This Just In: Reporting Data
Data can pile up pretty fast in enterprises. Part of many database professionals’ jobs includes organizing that information into reports for distribution to the higher-ups. For these people, time is money, so you have to be sure to get the most important data into the most concise, condense form possible. The last thing they want is to have to through reams of information to get to a few significant data points.
In this way, reporting data is not unlike the approach journalists take to the news. You have to consider the “big picture” when compiling information for a report. To accomplish this, you have to compress a bundle of information into a small space, and make it as lucid as possible. Fortunately, many of the standard processes in place already are very conducive to reporting data.
For starters, many database professionals practice data mining, which is the process of sorting through information to find patterns that establish links between different subjects. Some of the foremost factors in data mining include:
- Sequence or path analyses, which involve searching for a pattern where an action directly causes something else to happen.
- Association, which entails looking for a relationship between two events (sounds a lot like sequence or path analysis, but not quite the same thing).
- Clustering , which includes finding and recording new groups of facts.
- Classification, which involves looking for entirely new patterns.
Of all of these, perhaps the last relates best to the “big picture” thinking required for data reporting. Classification is the grouping of data points for efficiency and effectiveness in operations. In a simple, stripped-down approach, data is arranged by value, with the most critical information on the quickest and most secure systems.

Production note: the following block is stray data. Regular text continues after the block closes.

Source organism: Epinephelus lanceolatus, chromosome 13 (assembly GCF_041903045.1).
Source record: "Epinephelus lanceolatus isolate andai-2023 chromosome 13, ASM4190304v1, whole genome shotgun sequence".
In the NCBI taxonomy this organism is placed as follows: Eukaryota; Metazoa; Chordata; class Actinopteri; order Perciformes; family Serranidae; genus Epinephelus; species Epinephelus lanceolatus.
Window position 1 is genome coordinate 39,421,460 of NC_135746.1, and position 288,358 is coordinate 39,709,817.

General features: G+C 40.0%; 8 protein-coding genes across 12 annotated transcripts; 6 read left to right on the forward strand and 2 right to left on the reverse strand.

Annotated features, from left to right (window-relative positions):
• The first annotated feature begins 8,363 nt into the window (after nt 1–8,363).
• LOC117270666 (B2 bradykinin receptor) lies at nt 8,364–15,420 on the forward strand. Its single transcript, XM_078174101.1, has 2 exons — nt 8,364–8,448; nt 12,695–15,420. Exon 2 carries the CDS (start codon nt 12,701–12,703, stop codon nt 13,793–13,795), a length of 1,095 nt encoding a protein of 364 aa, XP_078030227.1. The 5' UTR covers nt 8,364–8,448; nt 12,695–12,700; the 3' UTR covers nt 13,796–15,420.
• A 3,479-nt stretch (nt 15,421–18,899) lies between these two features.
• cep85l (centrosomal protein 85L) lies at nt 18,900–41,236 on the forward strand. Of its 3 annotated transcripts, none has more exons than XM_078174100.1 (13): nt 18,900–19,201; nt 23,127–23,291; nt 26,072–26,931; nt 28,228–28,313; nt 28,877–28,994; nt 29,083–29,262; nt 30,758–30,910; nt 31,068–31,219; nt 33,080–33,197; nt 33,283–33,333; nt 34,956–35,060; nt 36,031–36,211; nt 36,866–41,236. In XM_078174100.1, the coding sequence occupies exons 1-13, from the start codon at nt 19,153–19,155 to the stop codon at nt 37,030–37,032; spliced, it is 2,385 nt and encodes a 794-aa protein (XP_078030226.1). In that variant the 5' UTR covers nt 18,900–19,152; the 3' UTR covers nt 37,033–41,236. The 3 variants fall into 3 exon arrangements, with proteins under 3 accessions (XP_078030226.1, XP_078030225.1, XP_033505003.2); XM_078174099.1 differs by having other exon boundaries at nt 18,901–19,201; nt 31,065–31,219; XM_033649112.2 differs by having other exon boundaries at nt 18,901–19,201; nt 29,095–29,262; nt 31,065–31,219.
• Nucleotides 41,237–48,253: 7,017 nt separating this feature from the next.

However, it also can be classified by other factors as well. Data can be organized by subject matter, file type, file size (regardless of byte unit), date of creation, date of most recent modification, which personnel or departments use it most frequently and so forth. Above all, information ought to be arranged according to the needs of the business. The way in which it’s positioned will give database professionals a good idea of what information will need to be featured prominently in any data reports.
Customer Relationship Management
The recent rise of customer relationship management (CRM) in IT has contributed greatly to the concept of data reporting. CRM is driven largely by database marketing, a methodical approach to gathering, consolidating and processing consumer data that is then maintained in a company’s databases. This information can relate to both current and potential consumers.
While databases have been used for keeping tabs on customers’ likes and dislikes for some time now, the practice of database marketing is distinguished by both the sheer volume of consumer data that’s conserved and the complexity of analyses and processes. Marketing professionals use that information to study customers’ habits, select markets for specific ad campaigns, compare and contrast clients’ value to the business and provide focused products and services to particular consumers.
CRM has the potential to affect your company’s bottom line significantly. Make sure that the right people are getting the right data at the right time to ensure the financial success of the business.
-Brian Summerfield, firstname.lastname@example.org